The shock waves are strong perturbations in aerodynamics that propagate at supersonic
speeds independent of the wave amplitude. Such perturbations occur steady transonic
or supersonic flow, lightning strokes, bomb blasts, and contact surfaces in
laboratory devices. The following discussion is limited to common physical
characteristics.

Shocks are classified as weak or strong, depending on the value of the pressure
jump across the shock; they are also classified as normal or oblique, compression or
rarefaction shocks, direct or reflected shocks.

Fig. 1 below shows the progression of the the shock wave and the supersonic pocket on
a conventional airfoil in steady transonic flow.

** Figure 1: Shock Progression on Airfoil**
The shock wave first appears on the suction side and travels slowly toward the
trailing edge (Fig 1a), as the supersonic pocket increases in size. The shock wave on
the lower side appears later (e.g. at higher Mach numbers), but travels faster and
reaches first the trailing edge (Fig 1c). Eventually, also the upper shock wave
reaches the trailing edge, and with the lower shock forms a bifurcated trailing edge
shock (). The thick boundary layer deflects the external flow and creates
compression waves to form the characteristic

### Mathematical Aspects

The jumps of the aero-thermodynamic properties of the gas across a normal shock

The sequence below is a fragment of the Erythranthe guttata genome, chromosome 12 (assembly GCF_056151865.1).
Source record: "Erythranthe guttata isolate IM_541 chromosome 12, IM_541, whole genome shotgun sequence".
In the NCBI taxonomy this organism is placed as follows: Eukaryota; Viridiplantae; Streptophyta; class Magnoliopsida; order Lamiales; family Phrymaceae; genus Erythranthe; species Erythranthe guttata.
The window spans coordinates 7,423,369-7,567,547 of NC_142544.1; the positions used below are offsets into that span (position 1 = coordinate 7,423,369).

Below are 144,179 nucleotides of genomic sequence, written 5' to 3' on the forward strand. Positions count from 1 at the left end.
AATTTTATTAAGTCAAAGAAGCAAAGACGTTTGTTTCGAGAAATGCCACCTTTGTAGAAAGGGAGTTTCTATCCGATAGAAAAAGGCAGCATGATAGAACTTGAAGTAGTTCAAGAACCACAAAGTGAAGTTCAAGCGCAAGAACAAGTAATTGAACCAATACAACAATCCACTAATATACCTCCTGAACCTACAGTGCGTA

are derived from the conservation equations for mass, momentum and energy
(Rankine- Hugoniot).

One approximation that is commonly done is to consider the shock as an insentropic
transformation, which is a good approximation for transonic flows. With the further
approximation of ideal gas, the jumps can be cast in closed form, whose solution
is shown in the graphic below for Mach numbers M < 5.

** Figure 2: Normal shock ratios at supersonic speeds**
#### Oblique Shock

Shocks that are incident at an angle (on a wedge or similar situations) are subject
to a change of direction of the velocity in addition to the features of the normal shock.
The change of direction can be calculated with the full conservation equations, and is
found to be dependent on the density ratio shown in Fig. 2. This change occurs only in
a direction normal to the shock.

The figure below shows the oblique shock waves past a double wedge airfoil at Mach 1.8.
The visualization is a Schlieren photography.

** Figure 3: Double wedge airfoil**